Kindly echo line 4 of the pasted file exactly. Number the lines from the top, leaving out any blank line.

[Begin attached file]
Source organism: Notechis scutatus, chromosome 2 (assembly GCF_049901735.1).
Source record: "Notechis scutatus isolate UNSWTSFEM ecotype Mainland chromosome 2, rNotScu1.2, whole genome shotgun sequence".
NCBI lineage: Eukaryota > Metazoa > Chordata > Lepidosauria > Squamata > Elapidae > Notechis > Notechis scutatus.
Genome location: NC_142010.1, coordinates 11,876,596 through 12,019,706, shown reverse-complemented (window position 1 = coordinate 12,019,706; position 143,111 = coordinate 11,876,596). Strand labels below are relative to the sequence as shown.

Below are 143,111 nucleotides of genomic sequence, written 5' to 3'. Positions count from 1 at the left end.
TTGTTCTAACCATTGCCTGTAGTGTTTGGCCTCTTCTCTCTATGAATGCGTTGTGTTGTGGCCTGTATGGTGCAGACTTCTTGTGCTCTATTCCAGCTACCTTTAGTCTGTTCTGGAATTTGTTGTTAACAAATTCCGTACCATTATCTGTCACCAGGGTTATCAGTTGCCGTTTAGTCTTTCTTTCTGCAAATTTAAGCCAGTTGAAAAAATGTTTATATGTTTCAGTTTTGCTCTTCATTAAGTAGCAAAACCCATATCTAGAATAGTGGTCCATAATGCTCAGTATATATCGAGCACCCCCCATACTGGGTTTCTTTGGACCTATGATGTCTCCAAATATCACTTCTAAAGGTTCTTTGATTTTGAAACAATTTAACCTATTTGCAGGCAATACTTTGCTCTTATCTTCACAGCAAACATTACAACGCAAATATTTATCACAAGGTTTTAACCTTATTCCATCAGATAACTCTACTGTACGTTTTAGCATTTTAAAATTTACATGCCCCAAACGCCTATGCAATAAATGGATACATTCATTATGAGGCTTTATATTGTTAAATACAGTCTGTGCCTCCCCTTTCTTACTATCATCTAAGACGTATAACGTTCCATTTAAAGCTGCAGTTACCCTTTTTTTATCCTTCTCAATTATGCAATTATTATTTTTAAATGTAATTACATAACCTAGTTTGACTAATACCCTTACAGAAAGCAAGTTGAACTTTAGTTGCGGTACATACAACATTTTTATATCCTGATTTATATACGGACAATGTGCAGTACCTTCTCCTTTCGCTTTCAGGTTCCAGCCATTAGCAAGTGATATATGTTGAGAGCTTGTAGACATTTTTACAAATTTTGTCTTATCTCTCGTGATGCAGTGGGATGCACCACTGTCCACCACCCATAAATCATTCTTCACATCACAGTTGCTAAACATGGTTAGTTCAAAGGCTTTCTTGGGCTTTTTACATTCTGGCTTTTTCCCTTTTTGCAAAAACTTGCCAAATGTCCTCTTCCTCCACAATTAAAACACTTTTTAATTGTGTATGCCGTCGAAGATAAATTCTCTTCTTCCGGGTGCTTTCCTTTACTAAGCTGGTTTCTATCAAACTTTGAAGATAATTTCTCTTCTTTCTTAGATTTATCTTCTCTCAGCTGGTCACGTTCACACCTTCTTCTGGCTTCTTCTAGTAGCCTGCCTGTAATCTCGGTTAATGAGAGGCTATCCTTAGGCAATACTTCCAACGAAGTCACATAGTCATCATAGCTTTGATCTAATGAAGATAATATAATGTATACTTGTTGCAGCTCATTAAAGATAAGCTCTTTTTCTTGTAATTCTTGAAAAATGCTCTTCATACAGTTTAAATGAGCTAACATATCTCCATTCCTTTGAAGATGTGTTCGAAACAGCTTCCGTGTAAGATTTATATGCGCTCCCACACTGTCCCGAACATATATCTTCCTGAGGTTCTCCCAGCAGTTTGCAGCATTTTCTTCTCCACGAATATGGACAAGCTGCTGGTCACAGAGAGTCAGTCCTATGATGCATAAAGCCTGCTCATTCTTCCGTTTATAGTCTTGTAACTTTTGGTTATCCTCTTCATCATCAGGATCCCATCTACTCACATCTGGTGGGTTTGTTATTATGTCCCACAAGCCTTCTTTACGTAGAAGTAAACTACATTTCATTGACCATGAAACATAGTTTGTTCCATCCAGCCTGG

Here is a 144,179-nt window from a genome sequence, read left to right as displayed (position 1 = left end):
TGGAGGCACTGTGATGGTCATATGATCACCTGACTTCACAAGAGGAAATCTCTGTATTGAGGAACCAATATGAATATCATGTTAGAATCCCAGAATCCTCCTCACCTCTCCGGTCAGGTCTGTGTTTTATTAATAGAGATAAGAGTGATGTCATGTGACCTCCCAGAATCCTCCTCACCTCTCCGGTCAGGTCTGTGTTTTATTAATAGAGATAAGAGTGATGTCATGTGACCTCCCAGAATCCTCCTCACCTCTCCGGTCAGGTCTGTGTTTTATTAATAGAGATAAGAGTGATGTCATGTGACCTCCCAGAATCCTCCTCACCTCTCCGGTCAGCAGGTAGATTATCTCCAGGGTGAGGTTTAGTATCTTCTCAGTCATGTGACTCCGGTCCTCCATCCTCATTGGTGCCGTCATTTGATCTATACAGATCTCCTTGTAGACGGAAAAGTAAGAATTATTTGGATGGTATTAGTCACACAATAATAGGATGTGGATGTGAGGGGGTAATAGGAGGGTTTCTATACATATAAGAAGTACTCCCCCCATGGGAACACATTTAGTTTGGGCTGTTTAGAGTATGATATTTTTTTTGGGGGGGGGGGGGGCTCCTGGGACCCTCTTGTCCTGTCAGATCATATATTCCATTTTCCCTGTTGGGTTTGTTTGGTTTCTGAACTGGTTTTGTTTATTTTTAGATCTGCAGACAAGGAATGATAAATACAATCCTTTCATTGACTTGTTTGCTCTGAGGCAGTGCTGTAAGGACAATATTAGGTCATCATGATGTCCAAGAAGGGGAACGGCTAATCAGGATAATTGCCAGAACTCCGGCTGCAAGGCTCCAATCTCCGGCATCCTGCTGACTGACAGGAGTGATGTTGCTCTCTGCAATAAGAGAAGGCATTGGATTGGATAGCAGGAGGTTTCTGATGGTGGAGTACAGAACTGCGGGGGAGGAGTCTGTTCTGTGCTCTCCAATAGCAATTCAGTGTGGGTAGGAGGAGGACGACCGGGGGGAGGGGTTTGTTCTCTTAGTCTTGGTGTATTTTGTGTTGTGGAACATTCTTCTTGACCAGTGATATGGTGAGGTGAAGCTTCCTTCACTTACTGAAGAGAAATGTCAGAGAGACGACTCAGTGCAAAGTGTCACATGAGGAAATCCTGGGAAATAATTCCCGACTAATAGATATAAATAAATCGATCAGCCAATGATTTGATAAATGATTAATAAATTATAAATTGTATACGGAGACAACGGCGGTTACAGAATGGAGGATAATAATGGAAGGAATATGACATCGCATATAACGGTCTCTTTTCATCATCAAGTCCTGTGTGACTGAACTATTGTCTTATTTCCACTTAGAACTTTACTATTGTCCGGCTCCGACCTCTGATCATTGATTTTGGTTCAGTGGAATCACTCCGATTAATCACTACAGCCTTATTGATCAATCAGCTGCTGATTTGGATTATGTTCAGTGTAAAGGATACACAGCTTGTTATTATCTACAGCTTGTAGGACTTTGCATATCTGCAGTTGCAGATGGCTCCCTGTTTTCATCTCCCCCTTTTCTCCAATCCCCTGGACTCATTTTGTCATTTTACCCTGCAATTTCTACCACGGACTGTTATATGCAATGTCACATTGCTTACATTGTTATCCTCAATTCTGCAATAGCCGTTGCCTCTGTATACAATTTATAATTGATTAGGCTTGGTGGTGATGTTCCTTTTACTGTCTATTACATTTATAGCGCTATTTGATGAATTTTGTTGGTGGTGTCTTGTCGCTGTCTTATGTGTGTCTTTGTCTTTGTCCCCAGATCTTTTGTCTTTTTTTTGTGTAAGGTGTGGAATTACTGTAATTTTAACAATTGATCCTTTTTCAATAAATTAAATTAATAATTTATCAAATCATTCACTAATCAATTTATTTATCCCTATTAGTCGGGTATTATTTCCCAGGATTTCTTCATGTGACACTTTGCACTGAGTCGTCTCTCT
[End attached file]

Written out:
Genome location: NC_142010.1, coordinates 11,876,596 through 12,019,706, shown reverse-complemented (window position 1 = coordinate 12,019,706; position 143,111 = coordinate 11,876,596). Strand labels below are relative to the sequence as shown.